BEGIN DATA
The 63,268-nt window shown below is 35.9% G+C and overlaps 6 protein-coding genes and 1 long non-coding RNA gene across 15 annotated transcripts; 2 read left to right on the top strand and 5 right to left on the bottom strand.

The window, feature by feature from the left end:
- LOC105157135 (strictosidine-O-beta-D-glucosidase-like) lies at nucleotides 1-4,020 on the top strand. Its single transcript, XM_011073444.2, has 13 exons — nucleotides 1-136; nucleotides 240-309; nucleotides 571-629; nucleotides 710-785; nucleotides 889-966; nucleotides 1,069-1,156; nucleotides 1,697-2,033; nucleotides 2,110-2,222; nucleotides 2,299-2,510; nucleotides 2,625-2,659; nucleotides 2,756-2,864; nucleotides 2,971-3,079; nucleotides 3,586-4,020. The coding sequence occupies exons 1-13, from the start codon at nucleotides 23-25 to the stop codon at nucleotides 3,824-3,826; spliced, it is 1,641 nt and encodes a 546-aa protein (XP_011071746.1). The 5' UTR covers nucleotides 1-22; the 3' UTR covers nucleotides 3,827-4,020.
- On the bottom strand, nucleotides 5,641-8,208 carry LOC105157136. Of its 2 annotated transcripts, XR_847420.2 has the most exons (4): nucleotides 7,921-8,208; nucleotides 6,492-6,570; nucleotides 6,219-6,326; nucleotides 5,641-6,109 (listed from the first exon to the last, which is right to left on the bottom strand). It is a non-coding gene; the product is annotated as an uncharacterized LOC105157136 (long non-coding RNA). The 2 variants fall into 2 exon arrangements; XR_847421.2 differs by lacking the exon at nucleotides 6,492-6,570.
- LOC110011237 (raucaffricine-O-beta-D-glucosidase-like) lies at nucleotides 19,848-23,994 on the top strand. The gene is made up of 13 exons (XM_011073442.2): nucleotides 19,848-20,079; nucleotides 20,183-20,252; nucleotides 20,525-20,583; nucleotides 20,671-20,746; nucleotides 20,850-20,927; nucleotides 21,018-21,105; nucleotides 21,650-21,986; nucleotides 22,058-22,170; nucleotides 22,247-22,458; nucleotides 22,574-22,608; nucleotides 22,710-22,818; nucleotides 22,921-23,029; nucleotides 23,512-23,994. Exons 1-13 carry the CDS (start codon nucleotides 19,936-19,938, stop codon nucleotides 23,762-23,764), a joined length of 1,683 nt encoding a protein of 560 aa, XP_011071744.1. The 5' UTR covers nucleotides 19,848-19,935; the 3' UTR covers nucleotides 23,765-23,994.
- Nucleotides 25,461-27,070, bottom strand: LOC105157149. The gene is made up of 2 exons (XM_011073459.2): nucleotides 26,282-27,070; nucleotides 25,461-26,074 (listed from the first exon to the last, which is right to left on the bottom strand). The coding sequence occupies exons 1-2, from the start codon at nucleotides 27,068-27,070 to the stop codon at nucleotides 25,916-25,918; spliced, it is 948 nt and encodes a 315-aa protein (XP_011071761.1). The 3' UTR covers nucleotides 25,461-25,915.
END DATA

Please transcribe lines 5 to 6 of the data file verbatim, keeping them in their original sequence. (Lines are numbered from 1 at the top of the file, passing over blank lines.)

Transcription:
- LOC110011237 (raucaffricine-O-beta-D-glucosidase-like) lies at nucleotides 19,848-23,994 on the top strand. The gene is made up of 13 exons (XM_011073442.2): nucleotides 19,848-20,079; nucleotides 20,183-20,252; nucleotides 20,525-20,583; nucleotides 20,671-20,746; nucleotides 20,850-20,927; nucleotides 21,018-21,105; nucleotides 21,650-21,986; nucleotides 22,058-22,170; nucleotides 22,247-22,458; nucleotides 22,574-22,608; nucleotides 22,710-22,818; nucleotides 22,921-23,029; nucleotides 23,512-23,994. Exons 1-13 carry the CDS (start codon nucleotides 19,936-19,938, stop codon nucleotides 23,762-23,764), a joined length of 1,683 nt encoding a protein of 560 aa, XP_011071744.1. The 5' UTR covers nucleotides 19,848-19,935; the 3' UTR covers nucleotides 23,765-23,994.
- Nucleotides 25,461-27,070, bottom strand: LOC105157149. The gene is made up of 2 exons (XM_011073459.2): nucleotides 26,282-27,070; nucleotides 25,461-26,074 (listed from the first exon to the last, which is right to left on the bottom strand). The coding sequence occupies exons 1-2, from the start codon at nucleotides 27,068-27,070 to the stop codon at nucleotides 25,916-25,918; spliced, it is 948 nt and encodes a 315-aa protein (XP_011071761.1). The 3' UTR covers nucleotides 25,461-25,915.